If your company is incorporated, your business is a separate entity from you personally. In this case, you don’t need to file personal bankruptcy, only business bankruptcy.
Your trustee will sell certain assets owned by your incorporated business, and distribute those funds to your creditors. In business bankruptcies, there may be certain creditor classes that receive preferential treatment, such as employees or suppliers.
Are You Liable for Your Small Business Debts?
Any business debt you’ve personally guaranteed can be included in your bankruptcy process.
Creditors may attempt to come after you for debts you’ve guaranteed. If this happens, you may also need to file for bankruptcy.
Do I Need a Licensed Insolvency Trustee?
Bankruptcy is a legal process, and you must file it through a Licensed Insolvency Trustee (LIT). In Canada, LITs are the only professionals permitted to assist you with filing bankruptcy.
Although bankruptcy is a viable option for some business owners, careful consideration should be given before filing. Your LIT can work with you to evaluate your financial picture and help you make the right decision.
The LIT will help you understand your options and help position you for better days and future success. They will also work to ensure your creditors are treated fairly so they can continue serving other businesses in the future.
Considerations Regarding Business Bankruptcy
If your business isn’t financially viable, it may be time to unload the burden of overwhelming debt. On the other hand, if your financial difficulties are temporary, there are other options to consider. These include:
- A Consumer Proposal is an option if your debt is below $250,000
- A Division I Proposal is an option if you owe more than $250,000
Both options have some similarities to bankruptcy, including:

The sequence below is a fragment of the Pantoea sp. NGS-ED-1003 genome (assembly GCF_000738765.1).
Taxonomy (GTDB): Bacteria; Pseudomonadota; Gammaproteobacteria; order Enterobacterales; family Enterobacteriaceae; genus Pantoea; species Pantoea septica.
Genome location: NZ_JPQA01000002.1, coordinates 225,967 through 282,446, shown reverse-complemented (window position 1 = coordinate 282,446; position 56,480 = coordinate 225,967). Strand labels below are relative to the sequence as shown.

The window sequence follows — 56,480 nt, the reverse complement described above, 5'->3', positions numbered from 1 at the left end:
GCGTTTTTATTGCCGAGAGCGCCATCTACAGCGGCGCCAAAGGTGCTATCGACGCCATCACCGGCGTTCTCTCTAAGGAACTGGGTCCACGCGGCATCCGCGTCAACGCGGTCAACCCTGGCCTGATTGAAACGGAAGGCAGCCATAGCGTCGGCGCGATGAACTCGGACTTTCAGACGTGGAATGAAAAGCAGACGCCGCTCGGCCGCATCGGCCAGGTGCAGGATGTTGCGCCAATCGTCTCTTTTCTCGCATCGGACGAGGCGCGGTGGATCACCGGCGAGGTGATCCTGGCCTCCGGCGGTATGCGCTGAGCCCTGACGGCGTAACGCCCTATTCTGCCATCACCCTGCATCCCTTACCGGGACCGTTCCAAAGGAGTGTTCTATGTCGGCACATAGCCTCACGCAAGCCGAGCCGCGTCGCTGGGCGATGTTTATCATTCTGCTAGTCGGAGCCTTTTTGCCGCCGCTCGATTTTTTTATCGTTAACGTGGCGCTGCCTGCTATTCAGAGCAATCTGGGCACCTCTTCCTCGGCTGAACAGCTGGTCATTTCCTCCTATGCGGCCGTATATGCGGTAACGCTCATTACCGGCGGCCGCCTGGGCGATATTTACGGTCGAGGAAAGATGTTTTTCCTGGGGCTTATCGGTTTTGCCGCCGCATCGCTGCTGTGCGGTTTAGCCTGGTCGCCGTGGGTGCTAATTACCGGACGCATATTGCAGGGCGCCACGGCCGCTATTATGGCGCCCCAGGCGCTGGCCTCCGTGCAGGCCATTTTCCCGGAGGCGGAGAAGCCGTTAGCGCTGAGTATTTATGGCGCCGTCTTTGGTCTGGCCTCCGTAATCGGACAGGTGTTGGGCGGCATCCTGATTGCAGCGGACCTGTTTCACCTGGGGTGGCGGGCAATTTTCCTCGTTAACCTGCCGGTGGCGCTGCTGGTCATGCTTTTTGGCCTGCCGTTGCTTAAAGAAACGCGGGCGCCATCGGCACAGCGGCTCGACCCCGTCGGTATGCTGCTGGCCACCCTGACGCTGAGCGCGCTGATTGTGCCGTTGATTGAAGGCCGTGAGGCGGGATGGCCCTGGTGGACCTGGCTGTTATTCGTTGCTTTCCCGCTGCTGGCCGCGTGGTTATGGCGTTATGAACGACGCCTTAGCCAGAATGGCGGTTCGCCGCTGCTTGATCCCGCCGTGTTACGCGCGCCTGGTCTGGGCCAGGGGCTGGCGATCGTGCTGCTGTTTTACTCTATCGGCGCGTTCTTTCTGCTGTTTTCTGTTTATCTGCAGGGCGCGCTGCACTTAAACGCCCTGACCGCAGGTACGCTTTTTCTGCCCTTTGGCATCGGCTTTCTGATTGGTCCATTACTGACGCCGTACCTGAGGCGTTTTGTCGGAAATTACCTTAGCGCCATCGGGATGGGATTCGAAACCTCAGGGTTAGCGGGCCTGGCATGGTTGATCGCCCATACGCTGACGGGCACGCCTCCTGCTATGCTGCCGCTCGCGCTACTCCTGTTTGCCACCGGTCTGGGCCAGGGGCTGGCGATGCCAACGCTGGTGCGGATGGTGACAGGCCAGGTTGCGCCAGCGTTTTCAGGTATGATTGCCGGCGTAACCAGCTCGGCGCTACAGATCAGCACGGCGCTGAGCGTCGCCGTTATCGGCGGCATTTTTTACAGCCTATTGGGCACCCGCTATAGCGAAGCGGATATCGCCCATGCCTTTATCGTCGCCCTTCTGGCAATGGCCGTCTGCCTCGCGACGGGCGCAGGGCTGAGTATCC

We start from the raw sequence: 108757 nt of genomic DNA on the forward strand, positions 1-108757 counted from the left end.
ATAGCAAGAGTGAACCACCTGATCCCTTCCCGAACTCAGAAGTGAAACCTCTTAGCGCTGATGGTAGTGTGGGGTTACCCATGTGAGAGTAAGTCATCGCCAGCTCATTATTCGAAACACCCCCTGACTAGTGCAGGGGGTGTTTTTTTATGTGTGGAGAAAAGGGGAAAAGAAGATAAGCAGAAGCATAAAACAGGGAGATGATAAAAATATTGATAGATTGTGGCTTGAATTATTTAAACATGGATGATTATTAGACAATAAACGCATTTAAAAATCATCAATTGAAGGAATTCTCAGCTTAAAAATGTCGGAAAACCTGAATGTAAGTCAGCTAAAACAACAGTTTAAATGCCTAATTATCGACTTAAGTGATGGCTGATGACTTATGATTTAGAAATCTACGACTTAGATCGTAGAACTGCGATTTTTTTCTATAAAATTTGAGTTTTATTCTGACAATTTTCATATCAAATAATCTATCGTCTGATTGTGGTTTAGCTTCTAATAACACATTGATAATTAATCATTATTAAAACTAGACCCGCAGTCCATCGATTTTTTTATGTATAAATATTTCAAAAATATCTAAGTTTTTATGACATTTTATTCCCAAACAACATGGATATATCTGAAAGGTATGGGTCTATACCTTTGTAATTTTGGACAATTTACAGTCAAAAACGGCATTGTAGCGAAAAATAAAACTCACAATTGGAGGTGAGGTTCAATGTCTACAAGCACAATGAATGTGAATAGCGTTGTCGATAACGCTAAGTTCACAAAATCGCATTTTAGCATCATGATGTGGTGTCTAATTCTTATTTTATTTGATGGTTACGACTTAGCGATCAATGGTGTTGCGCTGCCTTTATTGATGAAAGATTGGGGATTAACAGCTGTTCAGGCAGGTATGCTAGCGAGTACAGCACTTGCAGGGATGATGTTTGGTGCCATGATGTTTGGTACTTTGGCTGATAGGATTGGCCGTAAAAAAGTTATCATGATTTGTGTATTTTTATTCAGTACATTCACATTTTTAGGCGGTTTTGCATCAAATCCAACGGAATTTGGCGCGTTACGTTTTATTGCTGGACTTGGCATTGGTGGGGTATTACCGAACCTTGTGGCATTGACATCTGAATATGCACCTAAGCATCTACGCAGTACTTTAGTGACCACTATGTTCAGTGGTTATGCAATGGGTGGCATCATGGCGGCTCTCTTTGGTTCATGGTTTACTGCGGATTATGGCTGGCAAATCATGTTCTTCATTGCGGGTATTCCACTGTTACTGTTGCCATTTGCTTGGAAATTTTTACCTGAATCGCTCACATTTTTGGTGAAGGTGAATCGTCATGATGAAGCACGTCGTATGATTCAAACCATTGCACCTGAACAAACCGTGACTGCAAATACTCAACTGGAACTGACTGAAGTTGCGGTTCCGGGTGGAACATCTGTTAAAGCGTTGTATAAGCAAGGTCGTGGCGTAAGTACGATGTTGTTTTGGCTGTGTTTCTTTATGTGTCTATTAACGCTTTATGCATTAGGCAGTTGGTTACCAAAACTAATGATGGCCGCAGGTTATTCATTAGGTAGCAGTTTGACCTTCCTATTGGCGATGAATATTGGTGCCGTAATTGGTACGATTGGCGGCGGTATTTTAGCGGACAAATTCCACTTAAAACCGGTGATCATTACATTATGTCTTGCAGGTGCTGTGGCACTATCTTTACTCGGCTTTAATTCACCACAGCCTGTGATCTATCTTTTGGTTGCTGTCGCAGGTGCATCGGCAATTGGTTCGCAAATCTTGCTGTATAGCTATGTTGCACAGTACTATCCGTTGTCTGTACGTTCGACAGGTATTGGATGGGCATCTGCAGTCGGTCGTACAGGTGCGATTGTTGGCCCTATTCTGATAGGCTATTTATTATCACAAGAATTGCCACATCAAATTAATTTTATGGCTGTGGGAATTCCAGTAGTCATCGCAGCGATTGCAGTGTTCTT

- Debt collection stops
- Your company retains its assets
- You can reuse your debt substantially
- Once conditions are met, it may be easier to rebuild credit
A Division I Proposal requires your LIT to project cash flows and meet with creditors. This process allows a business to restructure. A majority of the creditors in number, and two-thirds of your creditors in value must accept the proposal or it moves to automatic bankruptcy.
Talk to your trustee about the options and types of bankruptcy and what might be the best course of action for you.
How Does Business Bankruptcy Work?
If your business is struggling under mounting debt, you may be wondering how does business bankruptcy work and if it could it be a solution for you. For many business owners, bankruptcy is a viable option.
The goal of bankruptcy is to save your business, allowing it to continue to operate. If you’re considering it, it’s a big decision for the future of your business.
At Bankruptcy Canada, our Licensed Insolvency Trustees and Consumer Proposal Administrators work together to provide our clients with up-to-date, comprehensive information on Bankruptcy and Consumer Proposals.
Contact Bankruptcy Canada today to schedule a consultation.